A billionaire known as 'China's Elon Musk' is suspected of spying while he was a Duke student and stealing a professor's invisibility technology

TODAY showLiu Ruopeng studied at Duke University in 2006 under Dr David Smith, one of the world’s experts on metamaterials
  • Liu Ruopeng – known as China’s Elon Musk – studied at Duke University from 2006 to 2009 under David Smith, one of the world’s leading experts on metamaterials.
  • Smith has accused Liu of taking his research and replicating it in China for his own gain.
  • Some observers, including a former assistant director of counterintelligence at the FBI, believe that Liu was sent to Smith’s lab by the Chinese government.

A Chinese billionaire who studied at Duke University allegedly stole a professor’s ideas behind special invisibility technology – and then developed his own prototype back in China.

Liu Ruopeng, known as China’s Elon Musk, is just 35 years old and is believed to be worth $US2.7 billion, according to the “Today” show.

But before he created his money-making “Future Studio” in China, Liu studied at Duke University from 2006 to 2009 under David Smith, one of the world’s experts on metamaterials, or “some weird material that doesn’t exist in nature,” as the professor describes it.

Some observers, including a former assistant director of counterintelligence at the FBI, believe that Liu was sent to Smith’s lab by the Chinese government to steal intellectual property.

Smith had been working on a prototype for an invisibility cloak, and the US military had poured millions into his research.

The invisibility cloak doesn’t necessarily make a person disappear, but it makes objects invisible to microwave signals.

At one point while at Duke, Liu convinced Smith to allow him to bring his old colleagues into the lab to work on projects for the professor.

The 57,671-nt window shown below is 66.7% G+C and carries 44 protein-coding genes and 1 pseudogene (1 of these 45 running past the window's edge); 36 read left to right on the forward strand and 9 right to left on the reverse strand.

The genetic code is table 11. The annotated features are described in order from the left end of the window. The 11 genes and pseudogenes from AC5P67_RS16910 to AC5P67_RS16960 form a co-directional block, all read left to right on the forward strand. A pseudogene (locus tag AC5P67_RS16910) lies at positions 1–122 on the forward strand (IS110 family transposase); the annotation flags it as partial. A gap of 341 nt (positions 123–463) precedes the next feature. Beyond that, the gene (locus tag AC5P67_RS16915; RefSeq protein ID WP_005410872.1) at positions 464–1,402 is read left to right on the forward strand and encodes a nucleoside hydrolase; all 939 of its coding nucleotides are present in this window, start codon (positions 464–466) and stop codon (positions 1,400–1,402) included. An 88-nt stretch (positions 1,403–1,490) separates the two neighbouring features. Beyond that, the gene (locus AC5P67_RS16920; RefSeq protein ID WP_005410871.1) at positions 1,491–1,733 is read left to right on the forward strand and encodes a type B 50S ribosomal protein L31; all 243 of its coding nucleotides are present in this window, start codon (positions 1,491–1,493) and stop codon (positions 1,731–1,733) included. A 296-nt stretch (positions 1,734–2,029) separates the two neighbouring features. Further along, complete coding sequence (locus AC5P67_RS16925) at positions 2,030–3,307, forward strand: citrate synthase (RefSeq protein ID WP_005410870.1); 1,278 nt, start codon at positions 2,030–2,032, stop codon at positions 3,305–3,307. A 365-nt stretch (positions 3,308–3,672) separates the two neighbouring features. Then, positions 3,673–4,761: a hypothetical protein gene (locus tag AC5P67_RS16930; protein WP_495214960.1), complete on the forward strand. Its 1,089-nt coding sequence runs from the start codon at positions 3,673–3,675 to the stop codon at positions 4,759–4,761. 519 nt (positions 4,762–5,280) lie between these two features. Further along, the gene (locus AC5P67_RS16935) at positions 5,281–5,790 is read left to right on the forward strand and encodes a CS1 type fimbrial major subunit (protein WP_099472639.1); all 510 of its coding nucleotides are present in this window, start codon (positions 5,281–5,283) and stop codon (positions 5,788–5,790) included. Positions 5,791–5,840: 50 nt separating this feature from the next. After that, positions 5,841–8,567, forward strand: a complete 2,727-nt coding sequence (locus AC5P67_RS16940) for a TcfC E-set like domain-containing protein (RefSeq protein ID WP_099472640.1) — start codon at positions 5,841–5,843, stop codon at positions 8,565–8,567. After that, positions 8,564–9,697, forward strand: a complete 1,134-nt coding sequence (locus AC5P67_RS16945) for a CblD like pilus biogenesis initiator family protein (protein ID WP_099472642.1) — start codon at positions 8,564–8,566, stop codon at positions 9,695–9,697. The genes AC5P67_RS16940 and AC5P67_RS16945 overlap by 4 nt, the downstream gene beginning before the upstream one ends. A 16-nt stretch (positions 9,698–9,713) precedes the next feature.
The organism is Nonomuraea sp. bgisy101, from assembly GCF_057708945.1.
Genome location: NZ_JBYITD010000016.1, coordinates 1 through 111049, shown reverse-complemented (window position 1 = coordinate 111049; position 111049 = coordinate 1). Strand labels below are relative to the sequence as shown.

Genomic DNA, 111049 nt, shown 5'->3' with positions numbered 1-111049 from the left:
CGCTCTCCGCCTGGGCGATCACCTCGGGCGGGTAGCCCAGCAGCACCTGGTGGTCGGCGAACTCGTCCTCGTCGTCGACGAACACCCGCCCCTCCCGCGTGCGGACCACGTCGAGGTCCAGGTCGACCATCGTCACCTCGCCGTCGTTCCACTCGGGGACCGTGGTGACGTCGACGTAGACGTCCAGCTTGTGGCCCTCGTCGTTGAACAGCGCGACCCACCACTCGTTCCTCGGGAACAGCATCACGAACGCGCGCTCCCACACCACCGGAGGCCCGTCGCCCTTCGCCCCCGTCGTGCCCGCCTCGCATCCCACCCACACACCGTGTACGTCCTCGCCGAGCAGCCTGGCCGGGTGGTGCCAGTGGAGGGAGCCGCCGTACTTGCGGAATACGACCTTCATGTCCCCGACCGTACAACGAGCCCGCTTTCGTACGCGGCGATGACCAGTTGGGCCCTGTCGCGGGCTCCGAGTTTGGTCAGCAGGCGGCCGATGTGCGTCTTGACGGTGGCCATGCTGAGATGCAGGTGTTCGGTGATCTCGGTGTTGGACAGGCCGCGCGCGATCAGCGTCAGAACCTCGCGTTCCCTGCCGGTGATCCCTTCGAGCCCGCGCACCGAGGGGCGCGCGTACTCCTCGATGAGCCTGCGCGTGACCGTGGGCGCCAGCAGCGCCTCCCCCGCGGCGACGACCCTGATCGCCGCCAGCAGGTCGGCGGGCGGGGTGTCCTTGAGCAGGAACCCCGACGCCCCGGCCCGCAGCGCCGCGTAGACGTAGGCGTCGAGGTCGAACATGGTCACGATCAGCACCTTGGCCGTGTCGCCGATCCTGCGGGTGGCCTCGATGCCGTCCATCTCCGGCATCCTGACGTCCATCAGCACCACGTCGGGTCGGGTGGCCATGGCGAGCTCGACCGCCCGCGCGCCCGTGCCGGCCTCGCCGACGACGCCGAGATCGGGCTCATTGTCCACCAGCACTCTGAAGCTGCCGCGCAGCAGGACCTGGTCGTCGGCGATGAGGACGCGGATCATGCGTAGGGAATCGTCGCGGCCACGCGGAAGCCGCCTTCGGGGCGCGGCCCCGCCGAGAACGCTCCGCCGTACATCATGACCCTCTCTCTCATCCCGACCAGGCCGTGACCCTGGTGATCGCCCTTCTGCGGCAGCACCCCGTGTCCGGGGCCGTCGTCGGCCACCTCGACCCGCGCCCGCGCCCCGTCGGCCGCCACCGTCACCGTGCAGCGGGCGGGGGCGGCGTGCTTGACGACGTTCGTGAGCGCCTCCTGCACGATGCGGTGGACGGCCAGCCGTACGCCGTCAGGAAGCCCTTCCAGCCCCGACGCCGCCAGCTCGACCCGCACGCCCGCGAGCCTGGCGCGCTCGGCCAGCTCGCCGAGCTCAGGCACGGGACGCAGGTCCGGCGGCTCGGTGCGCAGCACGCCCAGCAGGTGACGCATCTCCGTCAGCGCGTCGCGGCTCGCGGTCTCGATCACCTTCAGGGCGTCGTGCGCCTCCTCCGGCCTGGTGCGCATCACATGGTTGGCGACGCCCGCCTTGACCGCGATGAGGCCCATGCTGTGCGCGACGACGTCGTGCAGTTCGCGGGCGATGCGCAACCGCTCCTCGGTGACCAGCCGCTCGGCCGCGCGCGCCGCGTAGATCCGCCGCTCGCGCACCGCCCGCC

When Smith was out of the lab, the Chinese researchers took photos of the lab and its contents, and also took measurements of Smith’s equipment.

Much to Smith’s surprise, an exact replica of his invisibility cloak prototype was built in Liu’s former lab when the Chinese researchers returned home.

“It sounds like theft,” Smith said. “If we were a company you might think so.”

Liu claims that his time in the lab was “fundamental research” he brought back to China when he was finished at Duke.

Now, nine years after graduating from Duke with a Ph.D, Liu is a multi-billionaire, the inventor of a jet-powered surfboard, the founder of a $US6 billion tech company, and features a prototype of an invisibility cloak in his own lab.

He has denied all wrongdoing, calling the claim that the Chinese government sent him to Duke to learn from Smith “ridiculous” and “far away from the truth.”

“I don’t want to use the word copy,” Liu said. “People can share the experience … and build something … different.”

Shortly after Liu graduated in 2009, Smith discovered an email which shows the student admitting he had withheld information from the professor, adding that he had been working toward commercialising the research in China.

Smith told NBC News that if the email had emerged while Liu was still a student, he wouldn’t have a degree from Duke.

The FBI opened a case into Liu in 2010 to investigate whether it was theft of US intellectual property.

“We know that certain government officials and operatives met with him while he was in the United States,” former FBI Assistant Director for Counterintelligence Frank Figliuzzi said.

He added: “Was he handled, approached, compromised, recruited, and subsidized when he took it back to China? My theory says yes. This was more than just a grad student taking something that didn’t belong to him.”

The case, however, was closed years later due to shortage of evidence.

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